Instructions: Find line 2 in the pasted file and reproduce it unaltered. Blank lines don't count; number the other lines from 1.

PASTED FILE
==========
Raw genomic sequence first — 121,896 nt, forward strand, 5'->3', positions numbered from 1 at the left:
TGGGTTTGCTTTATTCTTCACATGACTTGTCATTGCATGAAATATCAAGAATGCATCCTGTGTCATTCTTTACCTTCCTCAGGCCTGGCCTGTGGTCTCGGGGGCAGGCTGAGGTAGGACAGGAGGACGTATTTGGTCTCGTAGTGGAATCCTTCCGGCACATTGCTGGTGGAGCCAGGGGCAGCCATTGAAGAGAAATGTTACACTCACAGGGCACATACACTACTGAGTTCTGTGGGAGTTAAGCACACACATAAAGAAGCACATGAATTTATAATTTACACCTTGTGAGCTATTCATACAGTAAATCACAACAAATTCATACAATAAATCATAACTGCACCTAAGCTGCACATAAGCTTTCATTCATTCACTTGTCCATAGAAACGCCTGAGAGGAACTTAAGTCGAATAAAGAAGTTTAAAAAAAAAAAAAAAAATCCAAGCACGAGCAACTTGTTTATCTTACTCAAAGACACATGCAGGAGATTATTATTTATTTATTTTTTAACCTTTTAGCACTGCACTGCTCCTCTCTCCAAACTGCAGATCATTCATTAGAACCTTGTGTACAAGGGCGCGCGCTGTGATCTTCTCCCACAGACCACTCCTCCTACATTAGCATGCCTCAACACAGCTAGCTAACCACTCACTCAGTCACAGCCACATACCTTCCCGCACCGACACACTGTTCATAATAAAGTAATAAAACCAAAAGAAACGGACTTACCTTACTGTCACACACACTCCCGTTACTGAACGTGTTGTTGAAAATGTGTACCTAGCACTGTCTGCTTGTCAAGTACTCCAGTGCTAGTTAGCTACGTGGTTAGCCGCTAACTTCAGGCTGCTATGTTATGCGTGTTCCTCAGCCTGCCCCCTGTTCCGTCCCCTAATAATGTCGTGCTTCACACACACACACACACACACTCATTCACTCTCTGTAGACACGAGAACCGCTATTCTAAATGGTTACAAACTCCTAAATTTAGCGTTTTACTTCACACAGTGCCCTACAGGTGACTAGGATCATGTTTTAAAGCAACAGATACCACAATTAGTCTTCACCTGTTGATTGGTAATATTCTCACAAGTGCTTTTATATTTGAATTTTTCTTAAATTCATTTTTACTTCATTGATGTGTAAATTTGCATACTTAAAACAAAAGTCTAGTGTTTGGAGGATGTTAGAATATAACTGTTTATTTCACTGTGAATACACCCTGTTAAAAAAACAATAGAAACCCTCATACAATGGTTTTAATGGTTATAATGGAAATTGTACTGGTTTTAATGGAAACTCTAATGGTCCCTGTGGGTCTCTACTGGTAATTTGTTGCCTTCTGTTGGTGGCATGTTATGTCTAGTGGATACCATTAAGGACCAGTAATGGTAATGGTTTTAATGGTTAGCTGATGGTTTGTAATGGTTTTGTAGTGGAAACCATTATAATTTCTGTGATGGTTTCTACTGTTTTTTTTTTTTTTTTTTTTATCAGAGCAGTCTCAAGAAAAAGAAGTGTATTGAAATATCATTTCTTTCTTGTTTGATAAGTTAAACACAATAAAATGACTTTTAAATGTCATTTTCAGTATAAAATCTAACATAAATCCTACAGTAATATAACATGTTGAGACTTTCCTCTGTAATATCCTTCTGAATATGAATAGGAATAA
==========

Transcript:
TGGGTTTGCTTTATTCTTCACATGACTTGTCATTGCATGAAATATCAAGAATGCATCCTGTGTCATTCTTTACCTTCCTCAGGCCTGGCCTGTGGTCTCGGGGGCAGGCTGAGGTAGGACAGGAGGACGTATTTGGTCTCGTAGTGGAATCCTTCCGGCACATTGCTGGTGGAGCCAGGGGCAGCCATTGAAGAGAAATGTTACACTCACAGGGCACATACACTACTGAGTTCTGTGGGAGTTAAGCACACACATAAAGAAGCACATGAATTTATAATTTACACCTTGTGAGCTATTCATACAGTAAATCACAACAAATTCATACAATAAATCATAACTGCACCTAAGCTGCACATAAGCTTTCATTCATTCACTTGTCCATAGAAACGCCTGAGAGGAACTTAAGTCGAATAAAGAAGTTTAAAAAAAAAAAAAAAAATCCAAGCACGAGCAACTTGTTTATCTTACTCAAAGACACATGCAGGAGATTATTATTTATTTATTTTTTAACCTTTTAGCACTGCACTGCTCCTCTCTCCAAACTGCAGATCATTCATTAGAACCTTGTGTACAAGGGCGCGCGCTGTGATCTTCTCCCACAGACCACTCCTCCTACATTAGCATGCCTCAACACAGCTAGCTAACCACTCACTCAGTCACAGCCACATACCTTCCCGCACCGACACACTGTTCATAATAAAGTAATAAAACCAAAAGAAACGGACTTACCTTACTGTCACACACACTCCCGTTACTGAACGTGTTGTTGAAAATGTGTACCTAGCACTGTCTGCTTGTCAAGTACTCCAGTGCTAGTTAGCTACGTGGTTAGCCGCTAACTTCAGGCTGCTATGTTATGCGTGTTCCTCAGCCTGCCCCCTGTTCCGTCCCCTAATAATGTCGTGCTTCACACACACACACACACACACTCATTCACTCTCTGTAGACACGAGAACCGCTATTCTAAATGGTTACAAACTCCTAAATTTAGCGTTTTACTTCACACAGTGCCCTACAGGTGACTAGGATCATGTTTTAAAGCAACAGATACCACAATTAGTCTTCACCTGTTGATTGGTAATATTCTCACAAGTGCTTTTATATTTGAATTTTTCTTAAATTCATTTTTACTTCATTGATGTGTAAATTTGCATACTTAAAACAAAAGTCTAGTGTTTGGAGGATGTTAGAATATAACTGTTTATTTCACTGTGAATACACCCTGTTAAAAAAACAATAGAAACCCTCATACAATGGTTTTAATGGTTATAATGGAAATTGTACTGGTTTTAATGGAAACTCTAATGGTCCCTGTGGGTCTCTACTGGTAATTTGTTGCCTTCTGTTGGTGGCATGTTATGTCTAGTGGATACCATTAAGGACCAGTAATGGTAATGGTTTTAATGGTTAGCTGATGGTTTGTAATGGTTTTGTAGTGGAAACCATTATAATTTCTGTGATGGTTTCTACTGTTTTTTTTTTTTTTTTTTTTATCAGAGCAGTCTCAAGAAAAAGAAGTGTATTGAAATATCATTTCTTTCTTGTTTGATAAGTTAAACACAATAAAATGACTTTTAAATGTCATTTTCAGTATAAAATCTAACATAAATCCTACAGTAATATAACATGTTGAGACTTTCCTCTGTAATATCCTTCTGAATATGAATAGGAATAA